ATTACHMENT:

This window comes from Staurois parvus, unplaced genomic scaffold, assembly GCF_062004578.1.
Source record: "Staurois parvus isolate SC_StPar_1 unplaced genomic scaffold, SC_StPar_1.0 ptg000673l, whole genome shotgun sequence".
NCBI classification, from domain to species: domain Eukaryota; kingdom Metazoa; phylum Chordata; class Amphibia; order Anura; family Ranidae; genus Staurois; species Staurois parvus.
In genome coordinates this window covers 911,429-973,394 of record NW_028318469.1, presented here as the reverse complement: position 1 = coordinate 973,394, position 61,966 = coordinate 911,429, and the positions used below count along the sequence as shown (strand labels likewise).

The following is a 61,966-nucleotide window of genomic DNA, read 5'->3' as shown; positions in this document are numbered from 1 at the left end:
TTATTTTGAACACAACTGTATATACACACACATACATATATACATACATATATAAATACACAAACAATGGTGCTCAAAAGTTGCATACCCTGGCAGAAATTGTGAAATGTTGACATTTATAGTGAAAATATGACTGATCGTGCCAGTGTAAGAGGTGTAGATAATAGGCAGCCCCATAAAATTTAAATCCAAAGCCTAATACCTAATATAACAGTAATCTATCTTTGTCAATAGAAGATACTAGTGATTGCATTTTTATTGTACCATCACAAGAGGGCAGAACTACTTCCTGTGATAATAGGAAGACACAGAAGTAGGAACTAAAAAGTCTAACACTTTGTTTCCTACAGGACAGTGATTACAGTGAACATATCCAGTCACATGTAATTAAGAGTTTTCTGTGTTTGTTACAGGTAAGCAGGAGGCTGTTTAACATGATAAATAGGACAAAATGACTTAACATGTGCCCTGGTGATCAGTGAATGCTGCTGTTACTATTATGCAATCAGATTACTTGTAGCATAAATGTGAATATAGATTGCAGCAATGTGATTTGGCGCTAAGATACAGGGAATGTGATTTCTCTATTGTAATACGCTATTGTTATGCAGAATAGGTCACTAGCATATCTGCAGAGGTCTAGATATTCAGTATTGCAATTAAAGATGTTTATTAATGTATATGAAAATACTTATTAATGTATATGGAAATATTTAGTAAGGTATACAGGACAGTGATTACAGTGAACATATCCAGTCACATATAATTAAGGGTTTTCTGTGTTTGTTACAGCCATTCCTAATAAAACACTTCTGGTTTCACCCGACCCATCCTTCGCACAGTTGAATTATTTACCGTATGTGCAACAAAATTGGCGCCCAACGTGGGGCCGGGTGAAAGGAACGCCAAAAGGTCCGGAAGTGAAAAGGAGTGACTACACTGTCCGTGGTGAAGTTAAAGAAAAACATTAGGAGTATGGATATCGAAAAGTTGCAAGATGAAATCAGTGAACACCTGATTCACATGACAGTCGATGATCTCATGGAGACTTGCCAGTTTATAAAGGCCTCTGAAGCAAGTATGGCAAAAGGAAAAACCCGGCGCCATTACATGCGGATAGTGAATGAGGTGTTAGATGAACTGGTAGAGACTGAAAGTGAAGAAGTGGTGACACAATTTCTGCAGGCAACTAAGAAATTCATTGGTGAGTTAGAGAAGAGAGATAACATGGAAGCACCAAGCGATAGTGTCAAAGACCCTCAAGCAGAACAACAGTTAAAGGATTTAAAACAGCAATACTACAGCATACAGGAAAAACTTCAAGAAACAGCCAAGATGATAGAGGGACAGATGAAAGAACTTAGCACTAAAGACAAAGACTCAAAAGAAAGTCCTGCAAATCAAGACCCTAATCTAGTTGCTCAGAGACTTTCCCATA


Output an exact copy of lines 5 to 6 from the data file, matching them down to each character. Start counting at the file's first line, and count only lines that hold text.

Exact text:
The following is a 61,966-nucleotide window of genomic DNA, read 5'->3' as shown; positions in this document are numbered from 1 at the left end:
TTATTTTGAACACAACTGTATATACACACACATACATATATACATACATATATAAATACACAAACAATGGTGCTCAAAAGTTGCATACCCTGGCAGAAATTGTGAAATGTTGACATTTATAGTGAAAATATGACTGATCGTGCCAGTGTAAGAGGTGTAGATAATAGGCAGCCCCATAAAATTTAAATCCAAAGCCTAATACCTAATATAACAGTAATCTATCTTTGTCAATAGAAGATACTAGTGATTGCATTTTTATTGTACCATCACAAGAGGGCAGAACTACTTCCTGTGATAATAGGAAGACACAGAAGTAGGAACTAAAAAGTCTAACACTTTGTTTCCTACAGGACAGTGATTACAGTGAACATATCCAGTCACATGTAATTAAGAGTTTTCTGTGTTTGTTACAGGTAAGCAGGAGGCTGTTTAACATGATAAATAGGACAAAATGACTTAACATGTGCCCTGGTGATCAGTGAATGCTGCTGTTACTATTATGCAATCAGATTACTTGTAGCATAAATGTGAATATAGATTGCAGCAATGTGATTTGGCGCTAAGATACAGGGAATGTGATTTCTCTATTGTAATACGCTATTGTTATGCAGAATAGGTCACTAGCATATCTGCAGAGGTCTAGATATTCAGTATTGCAATTAAAGATGTTTATTAATGTATATGAAAATACTTATTAATGTATATGGAAATATTTAGTAAGGTATACAGGACAGTGATTACAGTGAACATATCCAGTCACATATAATTAAGGGTTTTCTGTGTTTGTTACAGCCATTCCTAATAAAACACTTCTGGTTTCACCCGACCCATCCTTCGCACAGTTGAATTATTTACCGTATGTGCAACAAAATTGGCGCCCAACGTGGGGCCGGGTGAAAGGAACGCCAAAAGGTCCGGAAGTGAAAAGGAGTGACTACACTGTCCGTGGTGAAGTTAAAGAAAAACATTAGGAGTATGGATATCGAAAAGTTGCAAGATGAAATCAGTGAACACCTGATTCACATGACAGTCGATGATCTCATGGAGACTTGCCAGTTTATAAAGGCCTCTGAAGCAAGTATGGCAAAAGGAAAAACCCGGCGCCATTACATGCGGATAGTGAATGAGGTGTTAGATGAACTGGTAGAGACTGAAAGTGAAGAAGTGGTGACACAATTTCTGCAGGCAACTAAGAAATTCATTGGTGAGTTAGAGAAGAGAGATAACATGGAAGCACCAAGCGATAGTGTCAAAGACCCTCAAGCAGAACAACAGTTAAAGGATTTAAAACAGCAATACTACAGCATACAGGAAAAACTTCAAGAAACAGCCAAGATGATAGAGGGACAGATGAAAGAACTTAGCACTAAAGACAAAGACTCAAAAGAAAGTCCTGCAAATCAAGACCCTAATCTAGTTGCTCAGAGACTTTCCCATA